Learn more in this Q&A discussion with Dr. Greene as he responds to many frequently asked questions about how OCT technology can help you.
Q. Please describe what the OCT is used for and give a basic sense of how it works.
A. An OCT scanner uses light to detect pathologies in the eye.
The technology is similar to an ultrasound, which uses sound to detect mass. Once the scan is completed, it creates an HD image of the OCT’s findings, which is stored over time. The OCT enables us to get a microscopic view of the various layers of the retina, which is the most important structure in the eye.n ultrasound, which uses sound to detect mass. Once the scan is completed, it creates an HD image of the OCT’s findings, which is stored over time. The OCT enables us to get a microscopic view of the various layers of the retina, which is the most important structure in the eye.
What components, or how much of the retina, does the OCT look at and give imaging for?
A. We look at two main parts of the retina, the optic nerve and the macula. The optic nerve carries information from your eye to your brain, and the macula which is the point in the eye with the most dense photoreceptor cells. When we look at these 2 crucial components of the retina, we can diagnose disease early and start treatment before the eye sustains damage.
Q. What types of eye diseases and disorders can be discovered?
A. The main eye diseases we use the OCT for are Glaucoma and Age-Related Macular Degeneration. Using the OCT we can also see many other eye diseases and conditions, including retinal holes, retinitis pigmentosa, congenital eye disorders, genetic diseases, and diabetes.
Q. What is it about this particular technology that you find most exciting; the component that made you feel you need to invest in this for your practice?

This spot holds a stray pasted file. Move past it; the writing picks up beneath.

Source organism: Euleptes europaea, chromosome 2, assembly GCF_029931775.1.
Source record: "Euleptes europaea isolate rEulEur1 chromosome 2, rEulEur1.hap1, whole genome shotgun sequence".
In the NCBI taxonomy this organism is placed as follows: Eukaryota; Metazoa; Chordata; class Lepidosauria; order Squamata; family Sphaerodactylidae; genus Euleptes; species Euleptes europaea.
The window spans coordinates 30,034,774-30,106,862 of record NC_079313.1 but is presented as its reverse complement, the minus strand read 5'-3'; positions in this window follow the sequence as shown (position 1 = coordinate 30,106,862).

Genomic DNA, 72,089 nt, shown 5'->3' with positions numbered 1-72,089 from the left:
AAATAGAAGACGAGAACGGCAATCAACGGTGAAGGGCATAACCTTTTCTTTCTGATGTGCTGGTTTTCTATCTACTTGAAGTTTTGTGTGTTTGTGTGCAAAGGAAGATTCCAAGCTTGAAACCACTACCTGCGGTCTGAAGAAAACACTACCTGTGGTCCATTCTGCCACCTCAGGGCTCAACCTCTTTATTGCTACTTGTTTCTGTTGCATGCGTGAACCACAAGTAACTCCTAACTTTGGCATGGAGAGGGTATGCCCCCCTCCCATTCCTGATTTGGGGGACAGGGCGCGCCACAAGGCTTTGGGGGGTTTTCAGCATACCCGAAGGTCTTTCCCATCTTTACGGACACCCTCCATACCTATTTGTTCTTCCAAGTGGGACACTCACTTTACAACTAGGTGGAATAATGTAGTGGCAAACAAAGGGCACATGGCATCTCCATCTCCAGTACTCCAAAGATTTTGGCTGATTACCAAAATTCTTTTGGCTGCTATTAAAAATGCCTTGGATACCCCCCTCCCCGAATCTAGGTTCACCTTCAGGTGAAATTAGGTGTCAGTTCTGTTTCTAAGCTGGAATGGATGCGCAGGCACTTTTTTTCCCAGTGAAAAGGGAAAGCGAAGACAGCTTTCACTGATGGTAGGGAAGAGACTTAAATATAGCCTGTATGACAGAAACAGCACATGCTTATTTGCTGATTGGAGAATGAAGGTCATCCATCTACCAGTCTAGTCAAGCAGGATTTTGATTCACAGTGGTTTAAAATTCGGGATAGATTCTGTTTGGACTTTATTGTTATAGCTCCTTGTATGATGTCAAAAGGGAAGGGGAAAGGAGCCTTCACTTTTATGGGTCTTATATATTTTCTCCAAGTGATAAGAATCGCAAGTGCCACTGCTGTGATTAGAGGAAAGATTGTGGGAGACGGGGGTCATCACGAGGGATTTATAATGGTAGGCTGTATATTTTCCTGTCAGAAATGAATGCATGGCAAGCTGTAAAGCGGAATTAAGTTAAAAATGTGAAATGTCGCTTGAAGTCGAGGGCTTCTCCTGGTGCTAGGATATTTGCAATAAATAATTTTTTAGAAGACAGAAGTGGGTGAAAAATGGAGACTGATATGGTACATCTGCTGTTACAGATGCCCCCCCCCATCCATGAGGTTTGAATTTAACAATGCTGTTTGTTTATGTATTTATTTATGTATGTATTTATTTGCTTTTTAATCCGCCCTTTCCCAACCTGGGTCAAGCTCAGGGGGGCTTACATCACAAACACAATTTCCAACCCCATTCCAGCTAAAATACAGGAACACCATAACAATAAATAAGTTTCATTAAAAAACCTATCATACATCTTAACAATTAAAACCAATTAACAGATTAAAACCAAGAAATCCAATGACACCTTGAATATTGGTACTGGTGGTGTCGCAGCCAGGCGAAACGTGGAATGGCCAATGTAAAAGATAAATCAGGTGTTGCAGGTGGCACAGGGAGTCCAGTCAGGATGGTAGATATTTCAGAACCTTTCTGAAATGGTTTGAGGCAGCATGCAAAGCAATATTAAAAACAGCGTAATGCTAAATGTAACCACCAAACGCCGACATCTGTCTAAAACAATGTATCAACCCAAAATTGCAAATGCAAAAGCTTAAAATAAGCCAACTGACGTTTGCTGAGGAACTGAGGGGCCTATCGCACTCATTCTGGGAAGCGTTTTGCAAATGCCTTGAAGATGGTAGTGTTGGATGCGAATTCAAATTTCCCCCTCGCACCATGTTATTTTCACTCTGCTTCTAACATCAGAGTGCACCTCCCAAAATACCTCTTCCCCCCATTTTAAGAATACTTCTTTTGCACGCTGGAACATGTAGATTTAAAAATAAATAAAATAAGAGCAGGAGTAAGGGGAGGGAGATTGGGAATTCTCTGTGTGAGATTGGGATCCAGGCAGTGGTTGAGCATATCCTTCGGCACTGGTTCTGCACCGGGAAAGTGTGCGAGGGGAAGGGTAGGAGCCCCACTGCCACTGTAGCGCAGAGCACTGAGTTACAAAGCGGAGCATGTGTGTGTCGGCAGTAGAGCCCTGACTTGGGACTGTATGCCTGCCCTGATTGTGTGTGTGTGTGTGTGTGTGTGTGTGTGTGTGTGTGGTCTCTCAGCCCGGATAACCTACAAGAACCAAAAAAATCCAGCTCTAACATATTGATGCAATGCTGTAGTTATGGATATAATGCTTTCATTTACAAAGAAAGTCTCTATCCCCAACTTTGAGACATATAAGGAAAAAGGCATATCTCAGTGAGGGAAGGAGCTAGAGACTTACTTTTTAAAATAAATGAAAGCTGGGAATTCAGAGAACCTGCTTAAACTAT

A. It is very exciting that we can see the retina so clearly. The retina is only about 300 microns thick (0.3 millimeters) and using the OCT we are magnifying it so we can see it with our naked eye. Using the OCT we can see the beginnings of diseases that we could never see without such magnification. In addition, the OCT is very easy to understand, and patients gain much more information than was possible before this technology.
Q. Can you describe the patient experience when using the OCT?
A. The OCT is very easy to use. A patient sits down, puts his or her face next to a camera, looks at a green light for 2 seconds and then the test is over. The scanner is so sophisticated that you don’t have to worry about blinking, because it takes care of eye alignment itself.
Q. Do the patients that walk through your doors day in and day out, appreciate the upgrade in technology?
A. Our patients definitely appreciate our new technology. Our patients who receive an OCT scan all tell me that they are confident that we have covered every base, and their eyes are healthy. The OCT technology catches virtually every eye disease or conditions.
Q. How does this technology improve comprehensive eye exams compared to the days when we did not have an OCT in the optometric office?
A. The most important difference is that now we have much earlier detection of eye disease, which ultimately means that we save more people’s vision. We have also been able to cut down on referrals to other doctors, and on making our patients wait weeks for a diagnosis. Also, the eye exam is now much more educational and fun.
Q. To what patients do you recommend using the OCT?
A. I use the OCT scan on everyone because it is a great screening tool, and an amazing educational tool. Of course I recommend the OCT for patients with particular eye diseases, like Age-Related Macular Degeneration and Glaucoma.